Helping Africa realise its potential

Southern Africa's major trade corridors traverse west to east. Picture: Donal MacLeod
Southern Africa's major trade corridors traverse west to east. Picture: Donal MacLeod
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The best help is with education, says Fiona Stewart-Knight

Consider for a moment an Africa with high-rise cities, smart phones and mobile banking, civil engineering triumphs and record-breaking freight rail.

It is not a familiar image, but bringing engineering to life in an African context demonstrates the power of human ingenuity and an ability to transcend the challenges of terrain. It demonstrates productivity, trade and a supply-chain view of Africa that we rarely contemplate.

The landscape is breath-taking in its size and complexity. Southern Africa’s major trade corridors traverse west to east, linking Southern and Central Africa’s interior with Mozambique’s Indian Ocean seaboard. The most important of these is the Maputo-Gauteng railway.

And there’s no shortage of investment. Mozambique’s Maputo Port Development Company will invest $1.8 billion (just under £1.1bn) in the next two decades. The South African Government is investing R300bn (£17.6bn) over the next six years in freight rail infrastructure, with Glasgow Caledonian University playing a strategic role in the corresponding investment in people through its partnership with Transnet Freight Rail and the University of Johannesburg

Fast growing economies

Mozambique is one of the fastest growing economies in the world and South Africa is the source of 85 per cent of exports passing through Maputo on to the Indian Sub-Continent and Asia. Africa is working. It’s not all disaster and aid. It is about hope, energy, youth and ambition, but most of all, human potential. Put differently, there needs to be a deeper realisation that Africa’s greatest asset is its people.

By 2020, Africa will have 1.1 billion people of working age, a workforce greater than China’s, but unless that potential is harnessed through tailored, collaborative education focused on building a continent of productive people able to exploit innovation and technology, that demographic advantage will be lost and the infrastructure investment will fail to fulfil its potential.

While Africa’s youthful population is a significant advantage, under-investment in education, capacity building and skills development will compromise economic growth, productivity and the chance of greater equality. From Barclays to Rolls Royce, Bombardier to Eskom, the challenge facing all market sectors in Sub-Saharan Africa is not the lack of people but the lack of skilled, educated and qualified people.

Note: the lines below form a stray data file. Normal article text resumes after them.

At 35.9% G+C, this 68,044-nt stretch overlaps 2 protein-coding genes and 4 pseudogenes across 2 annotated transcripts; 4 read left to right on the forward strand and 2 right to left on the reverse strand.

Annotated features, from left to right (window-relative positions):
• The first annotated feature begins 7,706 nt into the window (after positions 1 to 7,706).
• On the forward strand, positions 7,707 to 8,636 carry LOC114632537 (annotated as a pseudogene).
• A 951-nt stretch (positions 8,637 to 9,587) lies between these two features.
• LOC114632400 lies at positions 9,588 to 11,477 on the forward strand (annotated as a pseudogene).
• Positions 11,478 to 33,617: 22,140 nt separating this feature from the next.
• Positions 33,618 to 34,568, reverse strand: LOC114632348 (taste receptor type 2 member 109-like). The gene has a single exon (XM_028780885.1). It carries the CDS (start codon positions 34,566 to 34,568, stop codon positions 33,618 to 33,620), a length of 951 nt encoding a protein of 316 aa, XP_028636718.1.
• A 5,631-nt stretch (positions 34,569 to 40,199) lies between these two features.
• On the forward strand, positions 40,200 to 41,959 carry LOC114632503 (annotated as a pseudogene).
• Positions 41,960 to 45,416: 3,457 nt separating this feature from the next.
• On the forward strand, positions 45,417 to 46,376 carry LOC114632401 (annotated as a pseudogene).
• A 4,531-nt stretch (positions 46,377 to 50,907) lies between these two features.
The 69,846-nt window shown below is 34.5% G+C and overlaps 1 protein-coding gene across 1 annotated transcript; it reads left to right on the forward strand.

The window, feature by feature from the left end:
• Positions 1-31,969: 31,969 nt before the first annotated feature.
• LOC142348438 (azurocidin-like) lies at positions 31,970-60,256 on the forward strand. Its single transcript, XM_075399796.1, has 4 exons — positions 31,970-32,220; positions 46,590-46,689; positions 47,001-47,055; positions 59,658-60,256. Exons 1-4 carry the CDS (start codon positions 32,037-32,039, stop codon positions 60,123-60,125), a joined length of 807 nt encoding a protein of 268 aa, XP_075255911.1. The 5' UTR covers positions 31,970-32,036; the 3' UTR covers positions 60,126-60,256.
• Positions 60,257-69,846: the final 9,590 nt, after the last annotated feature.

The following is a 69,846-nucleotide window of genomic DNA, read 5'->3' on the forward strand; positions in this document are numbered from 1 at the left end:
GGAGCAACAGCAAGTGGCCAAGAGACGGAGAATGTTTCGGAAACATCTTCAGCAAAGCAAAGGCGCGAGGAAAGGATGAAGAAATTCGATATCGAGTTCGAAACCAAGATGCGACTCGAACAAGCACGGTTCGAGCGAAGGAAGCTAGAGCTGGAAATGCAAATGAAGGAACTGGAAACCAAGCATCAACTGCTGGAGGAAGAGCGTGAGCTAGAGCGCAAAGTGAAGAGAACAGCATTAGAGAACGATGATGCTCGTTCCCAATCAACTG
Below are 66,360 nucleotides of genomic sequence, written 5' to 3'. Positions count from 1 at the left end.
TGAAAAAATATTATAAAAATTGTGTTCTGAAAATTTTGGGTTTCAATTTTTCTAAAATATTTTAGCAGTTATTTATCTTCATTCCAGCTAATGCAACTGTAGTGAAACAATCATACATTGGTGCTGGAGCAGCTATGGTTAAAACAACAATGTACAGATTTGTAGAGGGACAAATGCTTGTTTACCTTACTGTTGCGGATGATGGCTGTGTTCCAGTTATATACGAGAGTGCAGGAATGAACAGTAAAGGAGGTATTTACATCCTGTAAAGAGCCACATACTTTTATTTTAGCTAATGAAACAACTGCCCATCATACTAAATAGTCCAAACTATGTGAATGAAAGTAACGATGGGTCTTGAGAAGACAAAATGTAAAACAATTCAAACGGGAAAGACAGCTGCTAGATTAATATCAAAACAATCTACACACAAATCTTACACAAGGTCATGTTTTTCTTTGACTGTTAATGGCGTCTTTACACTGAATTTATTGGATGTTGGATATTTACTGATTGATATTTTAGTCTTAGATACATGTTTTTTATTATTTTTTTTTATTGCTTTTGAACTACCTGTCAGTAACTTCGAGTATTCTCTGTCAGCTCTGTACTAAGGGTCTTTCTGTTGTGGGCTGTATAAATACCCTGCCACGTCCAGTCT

Enlightened employers

In South Africa, the legacy of apartheid has scarred not only students but also those providing education – in particular further education colleges, many of which have lost expertise. But South Africa especially has thousands who are catching up. With an eye to career progression, they are committed to self-improvement and realise a university or professional qualification is possible.

Enlightened employers such as Transnet, with more than 24,000 staff, have a keen awareness of skills shortages and have been forced to think creatively about attracting new talent, while also building people from within. What makes Transnet so impressive is the scale, the investment and the commitment across strategic and operational activities to tackle the very particular challenges associated with human capital; to ensure that the freight rail arteries of South Africa’s economic heart deliver economic growth.

Transnet is eager to work with Glasgow Caledonian University on tailored programmes; built on partnership, flexibility, negotiation of curriculum and critical tools such as Recognition of Prior Learning, which is vital for the thousands of people.

GCU’s partnership extends beyond Transnet into our local educational partner the University of Johannesburg and the Institution of Railway Operators in the UK; a quadripartite agreement, creating further opportunity to do business in South Africa.

We’re firmly behind the UK government’s drive to double trade between the UK and South Africa and we were pleased to be able to showcase GCU’s contribution at the UK-South Africa Bilateral Trade Talks in Johannesburg in September.

It was the latest chapter in GCU’s long association with South Africa which dates back to 1990 when the university awarded an honorary degree to Nelson Mandela whose recent death has once again turned focus on South Africa’s attempts to build a modern economy and multi-racial democracy. And GCU is proud to be able to play a part in helping South Africa realise that vision.

• Fiona Stewart-Knight is Director of Business Academies, Glasgow Caledonian University.


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